The Corona pandemic has also impacted enforced disappearance in Mexico. Four investigative reports present the new realities using both art and journalism.
"Whoever dies a violent death here is forgotten," writes the Mexican journalist Patricia Mayorga about Ciudad Juárez, a city close to the Mexico-U.S. border which has become known as the 'place of disappeared women'. Since the start of the pandemic, violence there has spiraled: In the downtown area alone, 59 people have been killed.
Mayorga learned that in the pandemic’s shadow, so-called ghost hotels were returning to life. Already a decade ago, the scene had been set for sexual exploitation, human trafficking and femicide before the smuggling rings responsible for the crimes were apprehended. Hundreds of young women disappeared then and were either found dead or not found at all. Since the hotels reopened, Mayorga’s sources report suspicious occurrences and cries in the night. People there fear that history is repeating itself.
Whoever has an interest in descending into Ciudad Juárez’s bleak ambience can do so via the 3D website of the project 'Disappearance in the pandemic'. Mayorga’s reportage is one of four stories from the Técnicas Rudas research project, which is supported by DW Akademie. The stories illustrate how Mexico’s drug trade and black market benefited from the pandemic, which also worsened the country’s already precarious economic situation. They also show how organized crime developed new markets, such as illegal timber from the state of Chihuahua, where also activists in indigenous areas simply vanished without a trace.
Fear of organized crime associated with illegal logging is forcing entire families in Guadalupe to move to other communities in Mexico
The research team reports moreover on the disproportionately high number of disappeared along one of the most important trade routes in the country, in the state of Tamaulipas, where last year in the section between Monterey and Nuevo Laredo more than 75 people were reported missing. And they make clear that organized crime has spread online. For instance, in social networks which attract young people, promising job offers are posted but all of them lead into forced labor.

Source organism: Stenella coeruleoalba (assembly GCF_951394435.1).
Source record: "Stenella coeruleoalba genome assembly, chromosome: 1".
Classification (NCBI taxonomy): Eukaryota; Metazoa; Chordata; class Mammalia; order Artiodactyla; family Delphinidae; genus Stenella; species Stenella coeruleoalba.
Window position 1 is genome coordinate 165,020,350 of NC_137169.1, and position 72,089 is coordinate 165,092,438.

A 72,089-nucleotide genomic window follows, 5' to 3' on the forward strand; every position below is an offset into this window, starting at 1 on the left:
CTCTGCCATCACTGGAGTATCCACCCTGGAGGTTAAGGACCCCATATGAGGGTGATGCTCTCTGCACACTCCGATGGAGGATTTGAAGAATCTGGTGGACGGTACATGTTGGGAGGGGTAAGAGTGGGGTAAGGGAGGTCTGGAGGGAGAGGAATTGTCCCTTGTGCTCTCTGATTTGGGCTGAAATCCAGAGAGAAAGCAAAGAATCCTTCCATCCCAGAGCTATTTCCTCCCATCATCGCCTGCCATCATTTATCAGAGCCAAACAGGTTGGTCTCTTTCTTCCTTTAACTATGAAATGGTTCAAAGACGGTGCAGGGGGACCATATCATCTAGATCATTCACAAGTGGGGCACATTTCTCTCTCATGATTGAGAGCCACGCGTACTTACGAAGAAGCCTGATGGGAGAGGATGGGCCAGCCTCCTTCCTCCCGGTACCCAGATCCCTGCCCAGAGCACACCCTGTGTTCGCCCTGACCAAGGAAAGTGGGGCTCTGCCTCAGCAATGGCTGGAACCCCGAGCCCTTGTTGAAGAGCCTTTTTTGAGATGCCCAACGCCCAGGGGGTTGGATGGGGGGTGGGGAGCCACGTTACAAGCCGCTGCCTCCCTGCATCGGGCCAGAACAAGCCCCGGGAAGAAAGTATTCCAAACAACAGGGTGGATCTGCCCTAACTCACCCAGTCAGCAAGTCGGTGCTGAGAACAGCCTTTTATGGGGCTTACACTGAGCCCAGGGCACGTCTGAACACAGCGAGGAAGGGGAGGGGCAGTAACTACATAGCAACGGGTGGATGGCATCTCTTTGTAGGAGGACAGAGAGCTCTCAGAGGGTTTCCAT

Already at the pandemic’s onset, there were multiple predictions that border closures and lockdowns would have consequences for how organized crime networks run their businesses. The Técnicas Rudas team also suspected that this would affect violent disappearances. But working on the basis of conjecture as to how criminal organizations would change how they work proved difficult, with the challenge being that potential sources were afraid to talk. It’s also dangerous to report on this. And since many media companies don’t act independent of political interests, there are blind spots built into covering this stories. The mainstream media barely report on enforced disappearance, and when they do, they further stigmatize the victims with their reporting. Both the media and political criminalization of the victims reinforces the silence surrounding these crimes, explains Philippa Williams of Técnicas Rudas, coordinator of the project 'Disappearance in the pandemic'.